Core strength: In the fitness field, there are lot of people who quote studies showing increase in EMG, core strength, pig spine models, shear /compressive stress values as evidence for prescribing or not prescribing certain exercises for the core. These are just surrogate end points. Until they can show the intervention can increase performance or prevent injury or decrease low back pain, it is just a beautiful hypothesis.

Exceptions: There are cases where just lowering the symptoms might be really important for you. For example, people in end-stage cancer treatments, improving the quality of life or the symptoms can be very important. There are also surrogate measures which are highly correlated with the end point.

Why do people use surrogate measures?

  • Cheap & quick: These surrogate measures only need a small sample size and are relatively short-term studies. For example, to study mortality you will need a study with 100’s of participants for a period 5-10 years.
  • Preliminary:  Most studies use these designs as preliminary evidence to justify long-term studies with meaningful outcomes.

Practical Application

  • The outcome measure is the most important aspect of a study. Next time, when you read a study or hear someone quoting a study, look to see if it is a surrogate measure or not.
  • If it is a surrogate measure, be skeptical about the conclusions.
  • If you know about other surrogate measures used to prove a hypothesis, please comment below

If you like it, please share it:

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Kathleen | Sun July 17, 2011  

Anoop, I’m having trouble understanding. I have osteoporosis, so studies that show X food improves bone density are of interest to me. In fact, I will start including more of that food in my diet, particularly if there are several studies which show the same outcome.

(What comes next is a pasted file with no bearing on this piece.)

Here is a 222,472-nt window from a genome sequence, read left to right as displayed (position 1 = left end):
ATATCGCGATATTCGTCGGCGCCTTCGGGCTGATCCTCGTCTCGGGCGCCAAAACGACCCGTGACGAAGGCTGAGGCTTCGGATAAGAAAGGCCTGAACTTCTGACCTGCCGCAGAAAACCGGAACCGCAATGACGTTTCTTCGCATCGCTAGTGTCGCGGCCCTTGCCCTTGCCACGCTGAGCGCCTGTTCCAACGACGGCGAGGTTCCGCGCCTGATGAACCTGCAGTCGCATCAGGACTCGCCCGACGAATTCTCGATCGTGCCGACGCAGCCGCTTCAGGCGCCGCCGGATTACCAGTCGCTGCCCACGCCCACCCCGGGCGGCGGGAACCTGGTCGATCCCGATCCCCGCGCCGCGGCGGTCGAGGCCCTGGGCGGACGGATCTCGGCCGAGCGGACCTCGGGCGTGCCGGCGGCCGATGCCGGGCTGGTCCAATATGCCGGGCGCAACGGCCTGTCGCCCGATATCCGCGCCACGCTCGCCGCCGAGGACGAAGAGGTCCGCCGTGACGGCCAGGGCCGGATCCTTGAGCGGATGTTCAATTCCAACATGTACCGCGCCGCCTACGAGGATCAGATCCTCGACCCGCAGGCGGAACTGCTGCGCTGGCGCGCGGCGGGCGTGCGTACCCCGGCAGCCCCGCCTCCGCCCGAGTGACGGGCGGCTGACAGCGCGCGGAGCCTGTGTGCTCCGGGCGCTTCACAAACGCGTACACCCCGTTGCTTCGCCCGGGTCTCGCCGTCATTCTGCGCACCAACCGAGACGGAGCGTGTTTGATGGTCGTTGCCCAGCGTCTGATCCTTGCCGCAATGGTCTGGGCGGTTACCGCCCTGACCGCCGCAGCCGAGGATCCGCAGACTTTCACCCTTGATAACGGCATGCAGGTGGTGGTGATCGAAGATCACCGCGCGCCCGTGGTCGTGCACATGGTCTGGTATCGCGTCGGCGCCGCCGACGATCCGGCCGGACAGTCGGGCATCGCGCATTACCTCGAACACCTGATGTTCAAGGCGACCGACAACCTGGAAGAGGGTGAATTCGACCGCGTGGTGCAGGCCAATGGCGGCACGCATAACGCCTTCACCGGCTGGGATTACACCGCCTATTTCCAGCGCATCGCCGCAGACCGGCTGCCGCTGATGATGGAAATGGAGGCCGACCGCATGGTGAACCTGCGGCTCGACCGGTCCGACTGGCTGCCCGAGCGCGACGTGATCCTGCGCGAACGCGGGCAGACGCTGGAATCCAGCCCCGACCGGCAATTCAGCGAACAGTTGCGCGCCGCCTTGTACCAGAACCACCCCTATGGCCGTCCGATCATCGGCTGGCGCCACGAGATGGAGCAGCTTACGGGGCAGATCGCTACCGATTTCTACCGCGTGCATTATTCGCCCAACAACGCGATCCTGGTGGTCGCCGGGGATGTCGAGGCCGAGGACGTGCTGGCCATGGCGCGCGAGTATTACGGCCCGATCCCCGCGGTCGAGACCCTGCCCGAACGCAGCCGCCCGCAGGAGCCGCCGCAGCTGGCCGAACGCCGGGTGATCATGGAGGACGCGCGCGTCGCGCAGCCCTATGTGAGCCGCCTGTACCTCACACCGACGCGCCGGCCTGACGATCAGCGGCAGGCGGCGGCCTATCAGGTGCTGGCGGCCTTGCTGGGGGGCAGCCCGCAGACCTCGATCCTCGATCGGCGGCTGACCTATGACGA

Other osteoporosis recommendations are to avoid exercises that involve flexing the spine and that metabolic acidosis results in poor BMD. (Can I assume these recommendations come from studies?)

A case of surrogate measures highly correlated with the end point (QOL)?

Anoop | Sun July 17, 2011  

Hi Kathleen,

Thanks for the comment. Good question too.

Bone mineral density is a surrogate measure for fracture risk. An increase in bone mineral density do not change how you feel, function or survives. So it is not a meaningful clinical outcome. What is meaningful for you is the risk of fractures which is what you and everyone cares about. You get hurt when you get fractures and you are disabled.

Have studies shown that BMD is highly correlated with fracture risk, and increasing bone density decreases fractures or increasing BMD plays a substantial role in lowering fractures? If we can show this, we can say BMD is a good surrogate measure for the risk of fractures. If not, we are just hypothesizing that it may help.

There are many drugs in the market that have shown to increase bone density, but few have been shown to reduce fractures.